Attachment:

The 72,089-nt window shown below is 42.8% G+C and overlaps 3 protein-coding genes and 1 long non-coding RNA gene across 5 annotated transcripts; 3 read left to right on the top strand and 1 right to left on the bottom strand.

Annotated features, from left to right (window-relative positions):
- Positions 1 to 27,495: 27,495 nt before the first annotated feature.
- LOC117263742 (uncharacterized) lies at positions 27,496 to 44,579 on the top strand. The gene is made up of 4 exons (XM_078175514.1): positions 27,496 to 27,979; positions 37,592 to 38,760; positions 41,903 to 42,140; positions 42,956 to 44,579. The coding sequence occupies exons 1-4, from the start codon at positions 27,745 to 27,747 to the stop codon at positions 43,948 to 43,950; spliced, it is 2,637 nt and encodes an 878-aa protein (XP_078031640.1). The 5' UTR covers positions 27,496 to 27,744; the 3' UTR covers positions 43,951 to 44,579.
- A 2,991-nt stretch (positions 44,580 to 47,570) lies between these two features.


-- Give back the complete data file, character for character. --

The 72,089-nt window shown below is 42.8% G+C and overlaps 3 protein-coding genes and 1 long non-coding RNA gene across 5 annotated transcripts; 3 read left to right on the top strand and 1 right to left on the bottom strand.

Annotated features, from left to right (window-relative positions):
- Positions 1 to 27,495: 27,495 nt before the first annotated feature.
- LOC117263742 (uncharacterized) lies at positions 27,496 to 44,579 on the top strand. The gene is made up of 4 exons (XM_078175514.1): positions 27,496 to 27,979; positions 37,592 to 38,760; positions 41,903 to 42,140; positions 42,956 to 44,579. The coding sequence occupies exons 1-4, from the start codon at positions 27,745 to 27,747 to the stop codon at positions 43,948 to 43,950; spliced, it is 2,637 nt and encodes an 878-aa protein (XP_078031640.1). The 5' UTR covers positions 27,496 to 27,744; the 3' UTR covers positions 43,951 to 44,579.
- A 2,991-nt stretch (positions 44,580 to 47,570) lies between these two features.